External Risk

External Risk

External Risk Jonathan Poland

An external risk is a type of risk that is outside of your control and cannot be influenced or managed by you or your organization. These risks may be caused by external factors such as natural disasters, market fluctuations, or changes in government regulations. Because external risks are beyond your control, they can often be difficult to predict or mitigate. As a result, it is important for organizations to have contingency plans in place to help them respond to and manage external risks effectively.

Disaster Risk
The insurance industry defines external risk as the risk of disasters that are beyond the control of a policy holder such as earthquakes, wildfires, floods and pandemics.

Act of God
Another term for disasters of a non-human cause such as a volcanic eruption.

Force Majeure
Force majeure is a major adverse event such as a disaster. This potentially includes human caused disasters such as a war but definitions vary by jurisdiction.

Environmental Hazards
The potential for an environmental disaster such as very low air quality that threatens the health and safety of large populations.

Infrastructure Risk
The potential for major infrastructure disruptions beyond your control such as an event that causes large scale internet outages.

Political Risk
The potential for political disruptions such as a revolution, strike or protest.

Economic Risk
Large economic risks such as the potential for a recession or depression. Predictable economic risks such as exchange rate fluctuations aren’t considered external as these can be mitigated.

Project Risk
Projects often define external risks as anything beyond the capacity of the project to mitigate. For example, a merger or acquisition might derail a project but be well beyond the control of the project.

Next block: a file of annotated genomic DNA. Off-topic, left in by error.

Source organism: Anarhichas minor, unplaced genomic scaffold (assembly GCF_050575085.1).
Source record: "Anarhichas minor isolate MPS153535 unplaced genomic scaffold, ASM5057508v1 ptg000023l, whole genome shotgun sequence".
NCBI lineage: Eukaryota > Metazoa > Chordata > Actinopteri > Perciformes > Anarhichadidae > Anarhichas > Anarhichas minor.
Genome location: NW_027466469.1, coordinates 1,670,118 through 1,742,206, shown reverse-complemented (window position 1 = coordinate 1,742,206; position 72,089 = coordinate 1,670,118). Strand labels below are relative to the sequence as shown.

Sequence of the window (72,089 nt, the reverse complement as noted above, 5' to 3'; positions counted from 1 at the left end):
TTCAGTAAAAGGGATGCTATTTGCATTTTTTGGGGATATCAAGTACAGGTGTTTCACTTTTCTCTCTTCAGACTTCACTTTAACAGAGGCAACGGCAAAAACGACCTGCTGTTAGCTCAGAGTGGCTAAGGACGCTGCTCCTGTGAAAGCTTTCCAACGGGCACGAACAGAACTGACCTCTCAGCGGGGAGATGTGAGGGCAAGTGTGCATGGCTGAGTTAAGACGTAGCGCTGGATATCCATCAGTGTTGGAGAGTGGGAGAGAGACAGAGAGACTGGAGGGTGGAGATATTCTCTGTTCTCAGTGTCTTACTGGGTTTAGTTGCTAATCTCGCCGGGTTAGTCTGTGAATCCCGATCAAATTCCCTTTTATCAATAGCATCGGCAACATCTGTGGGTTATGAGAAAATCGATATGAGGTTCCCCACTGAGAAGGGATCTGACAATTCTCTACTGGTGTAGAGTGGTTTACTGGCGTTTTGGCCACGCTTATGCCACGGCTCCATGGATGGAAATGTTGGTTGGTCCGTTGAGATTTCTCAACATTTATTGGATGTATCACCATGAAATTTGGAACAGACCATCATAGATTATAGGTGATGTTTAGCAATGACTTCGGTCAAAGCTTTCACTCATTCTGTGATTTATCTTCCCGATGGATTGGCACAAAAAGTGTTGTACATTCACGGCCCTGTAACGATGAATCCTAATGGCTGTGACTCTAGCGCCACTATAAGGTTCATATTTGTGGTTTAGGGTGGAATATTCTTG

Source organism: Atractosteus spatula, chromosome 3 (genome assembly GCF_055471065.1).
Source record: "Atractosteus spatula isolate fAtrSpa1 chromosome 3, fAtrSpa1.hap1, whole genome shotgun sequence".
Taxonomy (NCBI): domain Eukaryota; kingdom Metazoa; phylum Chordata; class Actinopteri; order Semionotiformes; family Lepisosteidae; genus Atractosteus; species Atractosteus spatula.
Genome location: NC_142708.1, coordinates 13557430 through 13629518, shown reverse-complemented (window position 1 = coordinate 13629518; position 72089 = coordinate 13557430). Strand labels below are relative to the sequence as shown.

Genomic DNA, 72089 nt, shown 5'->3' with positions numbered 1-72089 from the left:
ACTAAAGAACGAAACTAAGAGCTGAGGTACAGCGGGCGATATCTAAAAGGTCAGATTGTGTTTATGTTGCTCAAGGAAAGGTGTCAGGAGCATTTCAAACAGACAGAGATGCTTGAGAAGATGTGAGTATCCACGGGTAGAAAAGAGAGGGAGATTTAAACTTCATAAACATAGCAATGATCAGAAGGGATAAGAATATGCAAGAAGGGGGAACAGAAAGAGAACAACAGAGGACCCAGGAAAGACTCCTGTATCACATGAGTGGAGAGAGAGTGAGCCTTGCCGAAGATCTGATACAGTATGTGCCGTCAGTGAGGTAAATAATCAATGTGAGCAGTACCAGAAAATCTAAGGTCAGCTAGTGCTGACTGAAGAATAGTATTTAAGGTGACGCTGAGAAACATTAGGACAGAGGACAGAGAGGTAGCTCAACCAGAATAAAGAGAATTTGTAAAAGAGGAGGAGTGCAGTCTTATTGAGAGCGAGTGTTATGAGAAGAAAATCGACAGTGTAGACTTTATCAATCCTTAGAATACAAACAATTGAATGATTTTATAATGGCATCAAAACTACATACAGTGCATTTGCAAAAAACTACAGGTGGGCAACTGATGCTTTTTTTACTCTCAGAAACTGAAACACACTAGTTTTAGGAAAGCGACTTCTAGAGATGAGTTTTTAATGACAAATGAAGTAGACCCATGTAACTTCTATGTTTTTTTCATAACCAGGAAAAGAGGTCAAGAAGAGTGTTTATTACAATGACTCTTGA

External Factors
External factors are elements outside of an organization that can impact its strategy and decision making. These factors can include competition, markets, customers, technological change, economic conditions, politics, regulations, and social and cultural change. Organizations often use frameworks like SWOT analysis to identify and categorize external factors as threats and opportunities. This can help organizations understand the impact of these external factors on their operations and make informed decisions. By considering external factors, organizations can develop strategies that anticipate and adapt to changes in their environment.

Attitudes Barriers to Entry (new competition)
Business Models Business Risks
Capital (e.g. new machines) Consumer Devices
Consumer Trends Costs
Customer Experience Customer Needs
Customer Perceptions Demand
Demographics Design Practices
Direct Competition Disasters
Distribution (e.g. ecommerce) Economic Problems
Efficiency (e.g. energy efficiency of new vehicles) Elections
Environment (e.g. air quality) Environmental Regulations
Exchange Rates Factor Markets (input supply)
Financial Conditions Fiscal Policy (government spending)
Government Policy Growth Rates (industry or economy)
Indirect Competition Information Security (threats and vulnerabilities)
Infrastructure Interest Rates
Interests Know-how (of competition)
Labor Regulations Lifestyles
Market Structure New Materials
Operating Models Opinions
Political Stability Practices
Price Competition Productivity Rates
Protests Psychographics
Research & Development Revenue Models
Social Structure Strike Actions
Styles Subcultures
Subsidies Supply Chain Disruptions
Taxes Technology Culture
Technology Platforms Trade Barriers
Trade Wars Values

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